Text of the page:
Many investors are still learning about the various metrics that can be useful when analysing a stock. This article is for those who would like to learn about Return On Equity (ROE). We'll use ROE to examine Allianz SE (ETR:ALV), by way of a worked example.
Allianz has a ROE of 10%, based on the last twelve months. One way to conceptualize this, is that for each €1 of shareholders' equity it has, the company made €0.10 in profit.
How Do You Calculate Return On Equity?
The formula for return on equity is:
Return on Equity = Net Profit ÷ Shareholders' Equity
Or for Allianz:
10% = €7.8b ÷ €78b (Based on the trailing twelve months to September 2019.)
Most readers would understand what net profit is, but it’s worth explaining the concept of shareholders’ equity. It is the capital paid in by shareholders, plus any retained earnings. The easiest way to calculate shareholders' equity is to subtract the company's total liabilities from the total assets.
What Does ROE Mean?
ROE looks at the amount a company earns relative to the money it has kept within the business. The 'return' is the yearly profit. That means that the higher the ROE, the more profitable the company is. So, as a general rule, a high ROE is a good thing. That means ROE can be used to compare two businesses.
Does Allianz Have A Good Return On Equity?
By comparing a company's ROE with its industry average, we can get a quick measure of how good it is. The limitation of this approach is that some companies are quite different from others, even within the same industry classification. As you can see in the graphic below, Allianz has a higher ROE than the average (8.6%) in the Insurance industry.
That's clearly a positive. In my book, a high ROE almost always warrants a closer look. One data point to check is if insiders have bought shares recently.
Why You Should Consider Debt When Looking At ROE
Companies usually need to invest money to grow their profits. That cash can come from retained earnings, issuing new shares (equity), or debt. In the first and second cases, the ROE will reflect this use of cash for investment in the business. In the latter case, the debt used for growth will improve returns, but won't affect the total equity. In this manner the use of debt will boost ROE, even though the core economics of the business stay the same.
Allianz's Debt And Its 10% ROE
While Allianz does have some debt, with debt to equity of just 0.46, we wouldn't say debt is excessive. The combination of modest debt and a very respectable ROE suggests this is a business worth watching. Conservative use of debt to boost returns is usually a good move for shareholders, though it does leave the company more exposed to interest rate rises.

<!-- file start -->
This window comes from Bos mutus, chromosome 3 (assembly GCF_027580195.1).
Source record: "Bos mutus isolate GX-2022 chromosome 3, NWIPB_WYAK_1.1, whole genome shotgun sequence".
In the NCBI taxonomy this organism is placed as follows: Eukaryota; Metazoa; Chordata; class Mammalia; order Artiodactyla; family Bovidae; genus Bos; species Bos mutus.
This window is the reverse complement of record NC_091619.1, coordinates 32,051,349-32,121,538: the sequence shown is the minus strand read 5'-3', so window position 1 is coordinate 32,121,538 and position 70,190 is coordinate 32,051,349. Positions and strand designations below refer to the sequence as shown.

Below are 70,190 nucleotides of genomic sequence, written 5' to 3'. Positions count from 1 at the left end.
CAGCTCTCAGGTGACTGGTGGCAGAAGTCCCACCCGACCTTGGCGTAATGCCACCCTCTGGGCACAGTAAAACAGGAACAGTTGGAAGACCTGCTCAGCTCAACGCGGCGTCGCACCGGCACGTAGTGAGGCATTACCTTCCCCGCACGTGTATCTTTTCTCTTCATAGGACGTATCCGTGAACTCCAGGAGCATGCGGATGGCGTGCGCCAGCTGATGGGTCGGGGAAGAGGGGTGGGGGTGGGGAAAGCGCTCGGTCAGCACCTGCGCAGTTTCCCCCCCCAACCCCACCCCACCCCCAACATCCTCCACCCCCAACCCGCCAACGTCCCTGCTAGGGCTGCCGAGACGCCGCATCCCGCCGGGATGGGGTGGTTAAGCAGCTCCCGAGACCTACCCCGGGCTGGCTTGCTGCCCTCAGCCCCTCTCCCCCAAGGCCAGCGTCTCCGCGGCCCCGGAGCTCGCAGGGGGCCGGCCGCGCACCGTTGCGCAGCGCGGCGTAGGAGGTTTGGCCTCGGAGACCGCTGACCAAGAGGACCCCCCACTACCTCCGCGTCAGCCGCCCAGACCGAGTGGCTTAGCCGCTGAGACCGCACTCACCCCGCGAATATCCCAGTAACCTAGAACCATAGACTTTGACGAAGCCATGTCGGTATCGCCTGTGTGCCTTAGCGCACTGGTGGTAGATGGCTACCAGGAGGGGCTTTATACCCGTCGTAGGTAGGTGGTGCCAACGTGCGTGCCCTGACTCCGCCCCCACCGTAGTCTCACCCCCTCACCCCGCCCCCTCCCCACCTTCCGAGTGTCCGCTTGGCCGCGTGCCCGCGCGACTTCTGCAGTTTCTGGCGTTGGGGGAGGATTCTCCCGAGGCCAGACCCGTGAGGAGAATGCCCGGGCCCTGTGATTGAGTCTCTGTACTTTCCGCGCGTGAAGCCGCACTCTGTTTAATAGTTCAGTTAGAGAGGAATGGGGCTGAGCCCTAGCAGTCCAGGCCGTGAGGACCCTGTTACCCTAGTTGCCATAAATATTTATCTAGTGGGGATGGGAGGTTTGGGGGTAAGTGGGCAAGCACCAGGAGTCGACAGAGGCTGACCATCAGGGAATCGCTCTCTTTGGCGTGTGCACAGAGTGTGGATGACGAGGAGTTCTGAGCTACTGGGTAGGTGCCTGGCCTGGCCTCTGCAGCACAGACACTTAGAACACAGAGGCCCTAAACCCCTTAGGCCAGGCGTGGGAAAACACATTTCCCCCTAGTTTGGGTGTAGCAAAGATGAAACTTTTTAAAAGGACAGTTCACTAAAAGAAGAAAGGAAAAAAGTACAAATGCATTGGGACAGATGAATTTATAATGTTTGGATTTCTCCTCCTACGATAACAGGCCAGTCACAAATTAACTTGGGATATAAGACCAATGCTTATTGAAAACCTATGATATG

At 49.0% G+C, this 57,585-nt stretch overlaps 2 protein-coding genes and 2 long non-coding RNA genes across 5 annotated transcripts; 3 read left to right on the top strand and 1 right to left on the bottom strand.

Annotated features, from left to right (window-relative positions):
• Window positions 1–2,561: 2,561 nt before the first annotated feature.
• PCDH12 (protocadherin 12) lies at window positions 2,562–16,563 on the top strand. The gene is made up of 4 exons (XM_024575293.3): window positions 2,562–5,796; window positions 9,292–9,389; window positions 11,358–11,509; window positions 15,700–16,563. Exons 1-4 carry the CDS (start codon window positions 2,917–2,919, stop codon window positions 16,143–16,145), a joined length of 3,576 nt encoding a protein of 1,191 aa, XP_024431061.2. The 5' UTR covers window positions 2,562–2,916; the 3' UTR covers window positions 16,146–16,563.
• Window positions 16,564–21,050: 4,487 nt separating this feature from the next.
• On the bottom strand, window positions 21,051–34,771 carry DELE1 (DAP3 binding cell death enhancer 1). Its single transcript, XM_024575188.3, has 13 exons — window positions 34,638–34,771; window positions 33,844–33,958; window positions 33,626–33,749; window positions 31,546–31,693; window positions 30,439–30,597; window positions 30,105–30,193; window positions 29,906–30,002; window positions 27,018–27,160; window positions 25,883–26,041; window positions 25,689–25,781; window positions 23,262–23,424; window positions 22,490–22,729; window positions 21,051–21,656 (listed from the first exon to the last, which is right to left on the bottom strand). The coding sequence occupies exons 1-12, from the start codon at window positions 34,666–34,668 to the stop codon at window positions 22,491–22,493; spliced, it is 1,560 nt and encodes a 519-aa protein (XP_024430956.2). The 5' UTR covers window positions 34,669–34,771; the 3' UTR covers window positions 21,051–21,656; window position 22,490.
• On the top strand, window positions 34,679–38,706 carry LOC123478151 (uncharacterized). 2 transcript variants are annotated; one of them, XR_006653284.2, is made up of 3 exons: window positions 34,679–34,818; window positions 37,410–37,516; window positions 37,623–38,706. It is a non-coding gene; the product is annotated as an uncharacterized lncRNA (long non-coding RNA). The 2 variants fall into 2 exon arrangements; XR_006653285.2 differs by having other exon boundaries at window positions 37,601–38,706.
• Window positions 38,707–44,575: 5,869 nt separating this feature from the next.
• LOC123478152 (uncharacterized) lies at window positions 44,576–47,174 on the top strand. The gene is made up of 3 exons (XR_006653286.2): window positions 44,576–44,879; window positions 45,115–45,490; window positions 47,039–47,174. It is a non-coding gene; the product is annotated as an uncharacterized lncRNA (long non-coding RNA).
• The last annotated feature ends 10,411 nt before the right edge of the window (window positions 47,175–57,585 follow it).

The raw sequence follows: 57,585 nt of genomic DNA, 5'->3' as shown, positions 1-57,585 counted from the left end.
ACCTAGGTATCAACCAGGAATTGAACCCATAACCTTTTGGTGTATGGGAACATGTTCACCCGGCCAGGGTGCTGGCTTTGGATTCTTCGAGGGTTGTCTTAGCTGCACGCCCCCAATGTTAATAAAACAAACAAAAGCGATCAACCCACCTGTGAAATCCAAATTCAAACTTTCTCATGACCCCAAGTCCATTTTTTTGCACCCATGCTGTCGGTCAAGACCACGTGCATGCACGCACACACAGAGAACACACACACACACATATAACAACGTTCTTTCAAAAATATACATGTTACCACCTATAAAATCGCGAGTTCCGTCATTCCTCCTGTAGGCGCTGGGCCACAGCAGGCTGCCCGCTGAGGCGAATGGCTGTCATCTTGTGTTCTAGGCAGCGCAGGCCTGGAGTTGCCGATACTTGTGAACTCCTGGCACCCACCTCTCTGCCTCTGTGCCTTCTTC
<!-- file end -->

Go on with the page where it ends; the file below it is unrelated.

But It's Just One Metric
Return on equity is a useful indicator of the ability of a business to generate profits and return them to shareholders. In my book the highest quality companies have high return on equity, despite low debt. If two companies have around the same level of debt to equity, and one has a higher ROE, I'd generally prefer the one with higher ROE.
Having said that, while ROE is a useful indicator of business quality, you'll have to look at a whole range of factors to determine the right price to buy a stock. The rate at which profits are likely to grow, relative to the expectations of profit growth reflected in the current price, must be considered, too. So you might want to take a peek at this data-rich interactive graph of forecasts for the company.
Of course Allianz may not be the best stock to buy. So you may wish to see this free collection of other companies that have high ROE and low debt.
We aim to bring you long-term focused research analysis driven by fundamental data. Note that our analysis may not factor in the latest price-sensitive company announcements or qualitative material.
If you spot an error that warrants correction, please contact the editor at email@example.com. This article by Simply Wall St is general in nature. It does not constitute a recommendation to buy or sell any stock, and does not take account of your objectives, or your financial situation. Simply Wall St has no position in the stocks mentioned. Thank you for reading.